The edges of the foil were usually completely eradicated by the strike, but they are sometimes visible. On the Alexander the Great tetradrachm above, the edges of the foil are visible on the obverse. A number of folded flaps extend almost to the center of the coin.This coin may have been plated with a single piece of foil, rather than two pieces of foil. Most likely the foil edges were less visible when these counterfeits were new. It is also possible to see some foil edges on the gold fourree above. (Did you notice them before?)
Even if a fourree retains its complete silver plate and the foil edges are not visible, it is often possible to detect the plating. The coin above is an extreme example with many raised bumps on the surfaces, resulting from expanding corrosion of the bronze core. On the Alexander the Great tetradrachm above, the lower right on the reverse is raised due to underlying corrosion. (Did you notice it before? Or, are you learning!)
It is often claimed that some fourree were issued by official mints or in official mints after hours by moonlighting mint workers. While this may have happened, it was certainly extremely rare. Mints were were undoubtedly highly guarded and controlled in ancient times, as they still are today. There is, however, one well known verified plated issue by an official mint. Near the end of the Peloponnesian War against Sparta, 406 - 404 B.C., Athens issued silver plated bronze tetradrachms. The coin above is a rare example of this money of necessity or siege coinage, an official fourree. The vast majority of plated Athens tetradrachms are ordinary counterfeits, not from the siege issue. A match to the known official dies used for the issue is necessary for attribution as an official Athens mint plated siege coin. Nearly all fourree are unofficial counterfeits that were struck at illegal criminal mints.
Fourree counterfeits were a significant problem for the Roman Republic. Some denarii were struck with notched (serrated) flans. Perhaps it was just as a fashion, but more likely the extra effort was intended to prevent plated counterfeits. If the purpose was to prevent counterfeiting, the plated T. Vettius Sabinus denarius serratus above shows it was not entirely successful.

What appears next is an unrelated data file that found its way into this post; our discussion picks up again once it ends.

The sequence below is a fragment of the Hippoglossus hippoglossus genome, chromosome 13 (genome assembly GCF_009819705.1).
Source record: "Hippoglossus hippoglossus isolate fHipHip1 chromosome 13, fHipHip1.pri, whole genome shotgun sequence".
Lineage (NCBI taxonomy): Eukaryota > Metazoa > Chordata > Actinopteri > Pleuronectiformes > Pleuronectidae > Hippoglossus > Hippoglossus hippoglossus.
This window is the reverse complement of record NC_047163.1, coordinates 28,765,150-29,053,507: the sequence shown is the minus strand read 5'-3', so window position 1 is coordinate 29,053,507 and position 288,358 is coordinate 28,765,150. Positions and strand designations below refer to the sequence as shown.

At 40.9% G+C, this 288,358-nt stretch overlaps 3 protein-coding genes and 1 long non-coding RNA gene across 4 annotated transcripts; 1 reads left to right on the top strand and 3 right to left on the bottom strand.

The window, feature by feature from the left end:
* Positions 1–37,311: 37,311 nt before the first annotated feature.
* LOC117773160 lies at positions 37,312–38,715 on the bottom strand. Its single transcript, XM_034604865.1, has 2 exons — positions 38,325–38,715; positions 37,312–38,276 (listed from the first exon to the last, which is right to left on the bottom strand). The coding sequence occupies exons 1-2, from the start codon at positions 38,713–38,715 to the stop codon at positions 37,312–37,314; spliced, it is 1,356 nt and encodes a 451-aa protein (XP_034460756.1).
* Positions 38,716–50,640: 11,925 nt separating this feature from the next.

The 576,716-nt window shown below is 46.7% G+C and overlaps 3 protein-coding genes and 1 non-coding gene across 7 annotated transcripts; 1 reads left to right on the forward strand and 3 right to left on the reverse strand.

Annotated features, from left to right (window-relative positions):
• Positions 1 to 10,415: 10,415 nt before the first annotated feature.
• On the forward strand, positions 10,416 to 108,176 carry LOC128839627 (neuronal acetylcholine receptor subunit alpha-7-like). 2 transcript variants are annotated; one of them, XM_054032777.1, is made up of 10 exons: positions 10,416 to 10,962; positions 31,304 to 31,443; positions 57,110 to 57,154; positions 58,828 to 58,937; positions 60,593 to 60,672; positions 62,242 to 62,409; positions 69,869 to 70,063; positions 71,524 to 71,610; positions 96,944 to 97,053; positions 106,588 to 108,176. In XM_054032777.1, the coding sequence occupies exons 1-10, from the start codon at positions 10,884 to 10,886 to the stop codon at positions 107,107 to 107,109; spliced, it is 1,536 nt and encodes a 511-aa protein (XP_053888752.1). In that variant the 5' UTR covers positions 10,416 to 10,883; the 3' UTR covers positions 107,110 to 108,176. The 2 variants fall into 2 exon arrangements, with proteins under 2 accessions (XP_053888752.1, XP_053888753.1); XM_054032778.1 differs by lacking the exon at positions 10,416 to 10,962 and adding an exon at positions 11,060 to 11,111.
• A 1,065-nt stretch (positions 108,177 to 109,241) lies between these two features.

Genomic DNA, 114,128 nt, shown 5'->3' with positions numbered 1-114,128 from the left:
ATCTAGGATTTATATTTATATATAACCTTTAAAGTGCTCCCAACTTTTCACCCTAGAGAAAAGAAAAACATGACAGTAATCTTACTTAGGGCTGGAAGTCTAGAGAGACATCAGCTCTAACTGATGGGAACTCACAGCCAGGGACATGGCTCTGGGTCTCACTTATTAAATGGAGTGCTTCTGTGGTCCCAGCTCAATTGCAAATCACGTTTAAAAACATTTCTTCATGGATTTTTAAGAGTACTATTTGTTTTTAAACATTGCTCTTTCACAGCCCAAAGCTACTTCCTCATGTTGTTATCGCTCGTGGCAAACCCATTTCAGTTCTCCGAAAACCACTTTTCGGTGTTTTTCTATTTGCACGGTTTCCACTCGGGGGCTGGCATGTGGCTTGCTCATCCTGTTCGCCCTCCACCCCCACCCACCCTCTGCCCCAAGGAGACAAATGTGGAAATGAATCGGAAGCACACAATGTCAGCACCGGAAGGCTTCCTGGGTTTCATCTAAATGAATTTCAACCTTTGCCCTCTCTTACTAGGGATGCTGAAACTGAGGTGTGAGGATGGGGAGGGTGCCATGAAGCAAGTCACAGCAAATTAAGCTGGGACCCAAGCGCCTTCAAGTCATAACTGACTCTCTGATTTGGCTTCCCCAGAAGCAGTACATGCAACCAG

Ancient counterfeits often have mismatched obverses and reverses. Transfer dies were made using genuine coins which were destroyed in the process. Since making each die destroyed the coin, the same coin could not be used to make both dies. The destroyed coins were undoubtedly melted to contribute to the silver foil plate. Hybrids, coins with mismatched obverse and reverse types, should be examined for plating. The coin above combines an obverse die of Constantius II, 337 - 361, with a reverse die of Julian II, 360 - 363 A.D. The unlikely hybrid of types from different emperors and issues, the light weight, and the flan flaw on the reverse indicate it is a plated ancient counterfeit. Unlike counterfeit denarii, counterfeit siliqua are very rare. Siliqua are so thin, that striking counterfeits with a bronze core apparently did not provide most potential counterfeiters an economic benefit worth the effort and risk.
Cahn, H. "EIDibus MARtiis" in QT 18 (1989), pp. 229-231, 9a, 20a, and 25b.
Campbell, W. Greek and Roman Plated Coins. ANSNNM 75. (New York, 1933).
Crawford, M. "Plated Coins - False Coins" in NC 1968, pp. 55-59, pl. xiv.
Crawford, M. Roman Republican Coinage. (Cambridge, 1974), vol I., pp. 560-565, vol II, p. 570.
Lawrence, L. "On a Hoard of Plated Roman Denarii" in NC 1940, pp. 185-189.
Sydenham, E. "On Roman Plated Coins" in NC 1940, pp. 190-202.
Sydenham, E. The Coinage of the Roman Republic. (London, 1927 1952). pl. xliii-xliv.
Ancient fourrée coins from the collection of Aaron Emigh
Ancient fourrée coins from the collection of Aaron Emigh: Brockage Fourrées
Reid Goldsborough 's site on ancient coin fourrees
Warren Esty 's Educational Pages: Ancient Imitations of Roman Coins
Warren Esty 's Educational Pages: "Is it a fourrée? How can you tell?"
Doug Smith 's Fourrees page